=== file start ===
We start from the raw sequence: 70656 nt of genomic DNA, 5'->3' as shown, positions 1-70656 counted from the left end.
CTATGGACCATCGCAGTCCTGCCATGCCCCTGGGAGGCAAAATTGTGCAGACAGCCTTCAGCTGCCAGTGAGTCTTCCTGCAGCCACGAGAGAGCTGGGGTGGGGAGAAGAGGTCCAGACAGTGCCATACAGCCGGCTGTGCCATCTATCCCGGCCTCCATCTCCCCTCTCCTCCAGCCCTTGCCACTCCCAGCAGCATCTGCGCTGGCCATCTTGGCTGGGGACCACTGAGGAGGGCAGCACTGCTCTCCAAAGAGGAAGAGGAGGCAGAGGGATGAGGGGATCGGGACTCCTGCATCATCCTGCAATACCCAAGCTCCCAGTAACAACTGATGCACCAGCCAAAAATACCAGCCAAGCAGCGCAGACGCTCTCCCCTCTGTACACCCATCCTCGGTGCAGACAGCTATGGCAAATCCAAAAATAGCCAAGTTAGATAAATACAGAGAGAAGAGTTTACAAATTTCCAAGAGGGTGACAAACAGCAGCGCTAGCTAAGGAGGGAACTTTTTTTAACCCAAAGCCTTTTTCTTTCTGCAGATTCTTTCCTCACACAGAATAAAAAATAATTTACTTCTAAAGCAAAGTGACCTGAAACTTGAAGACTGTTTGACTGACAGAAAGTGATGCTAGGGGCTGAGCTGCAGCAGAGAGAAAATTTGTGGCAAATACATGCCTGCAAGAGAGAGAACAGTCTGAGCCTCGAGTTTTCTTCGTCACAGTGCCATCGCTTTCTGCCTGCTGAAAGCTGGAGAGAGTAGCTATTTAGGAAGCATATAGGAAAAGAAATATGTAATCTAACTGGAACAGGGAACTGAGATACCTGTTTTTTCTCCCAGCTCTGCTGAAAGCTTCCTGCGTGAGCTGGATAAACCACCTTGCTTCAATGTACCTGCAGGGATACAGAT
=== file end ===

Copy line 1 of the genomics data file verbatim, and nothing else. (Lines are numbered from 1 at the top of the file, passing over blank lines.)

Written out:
We start from the raw sequence: 70656 nt of genomic DNA, 5'->3' as shown, positions 1-70656 counted from the left end.